Ask Mississippians like Jim Giles and Anthony Hervey about the state flag, and they will spend more than a few minutes explaining their opinion, in detail.
Mr. Giles, who heads a Southern heritage group, and Mr. Hervey, director of the Black Confederate Soldiers Foundation, both say the flag, with its Confederate emblem, should remain as a reminder of the past. "It's about a past, however oppressive, that we must not forget," says Hervey. "If we forget it, we may not be able to remember to go forward."
If the flag must change to suit these politically correct times, they say, then Magnolia State voters, not politicians, should decide the banner's fate.
Lawmakers agree. In an effort to avert the protests and bitterness that have spread across Dixie, Mississippi is waging a listening campaign. By soliciting citizens' thoughts at town meetings and in high school essay contests, the state hopes to foster a spirit of civility and consensus to deal with what has proved to be rancorous issue for the South.
From Alabama, where the battle to remove the Confederate flag from the Capitol dome lasted more than 30 years, to Arkansas, where many have questioned the star representing the Confederacy on the state's flag, the fight between the right to possess heritage versus the need to obliterate oppression continues to shadow the South.
"You will never see an issue in the South ever again that generates such passion," says David Sansing, a retired professor who has written textbooks on Mississippi history. "It won't fade as time goes on."
Indeed, for years the flag issue has waved over the South's courtrooms and capitols as the region has attempted to mend racial strife and move forward from a past filled with revered imagery of Southern belles, moonlight, and magnolias.
Since the civil rights movement of the 1960s, the Rebel flag has inspired mixed messages, representing Southern pride and Southern hate, in groups from rock band Lynyrd Skynyrd to the Ku Klux Klan.
Earlier this year, South Carolina erupted in protests that spilled into the presidential campaign and culminated in the removal of the Confederate flag from the Capitol dome July 1. Fallout from the controversy still looms over the state.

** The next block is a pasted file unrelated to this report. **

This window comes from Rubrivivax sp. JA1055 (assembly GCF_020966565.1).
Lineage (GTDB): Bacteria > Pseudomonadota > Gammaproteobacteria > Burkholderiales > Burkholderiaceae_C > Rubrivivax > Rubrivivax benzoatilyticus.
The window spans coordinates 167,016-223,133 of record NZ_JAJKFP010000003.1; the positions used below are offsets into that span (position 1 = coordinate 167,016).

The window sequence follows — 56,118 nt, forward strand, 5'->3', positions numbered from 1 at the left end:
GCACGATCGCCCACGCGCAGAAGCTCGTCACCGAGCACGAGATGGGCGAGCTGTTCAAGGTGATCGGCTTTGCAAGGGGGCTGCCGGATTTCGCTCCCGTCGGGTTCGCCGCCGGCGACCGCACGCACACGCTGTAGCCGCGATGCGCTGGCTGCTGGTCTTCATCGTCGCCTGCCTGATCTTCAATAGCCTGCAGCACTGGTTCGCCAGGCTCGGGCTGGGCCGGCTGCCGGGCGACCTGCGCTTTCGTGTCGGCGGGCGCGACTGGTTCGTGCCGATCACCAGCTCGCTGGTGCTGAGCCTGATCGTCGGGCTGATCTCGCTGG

It's that kind of reaction that Mississippi Gov. Ronnie Musgrove hopes to prevent in his state. In May, after the state Supreme Court ruled that Mississippi doesn't have an official flag or coat of arms, he created a 17-member advisory commission to study, propose, and report a new design.
The flag's design and coat of arms were adopted in 1894. But when state laws were updated in 1906, sections dealing with the symbols were not carried forward.
Last Thursday, the commission held its first public hearing in Tupelo. More than 300 people turned out for a meeting that often became heated and tense.
"Most people are for keeping the flag the same. They say it stands for the past," says Jack Reed, the moderator for the first hearing. "Regardless of how the meetings turn out, it's important that people tell us how they feel."
The commission is also asking high school students to submit designs or essays on what the future flag should symbolize.
But the issue is one of enduring discord, and for all the state's attempts to reach a civil solution, there are vehement battles still being fought in the courthouse.
A county judge is currently looking over a challenge to a proposal that would lead to a statewide vote on the flag in 2002. While an attorney wants Missippians to decide the flag issue at the polls, another group says the state's Constitution does not allow such referendums.
The flag debate has even reached the US Supreme Court, which will decide whether the University of Mississippi can prohibit spectators from waving Confederate flags at athletic events.
(c) Copyright 2000. The Christian Science Publishing Society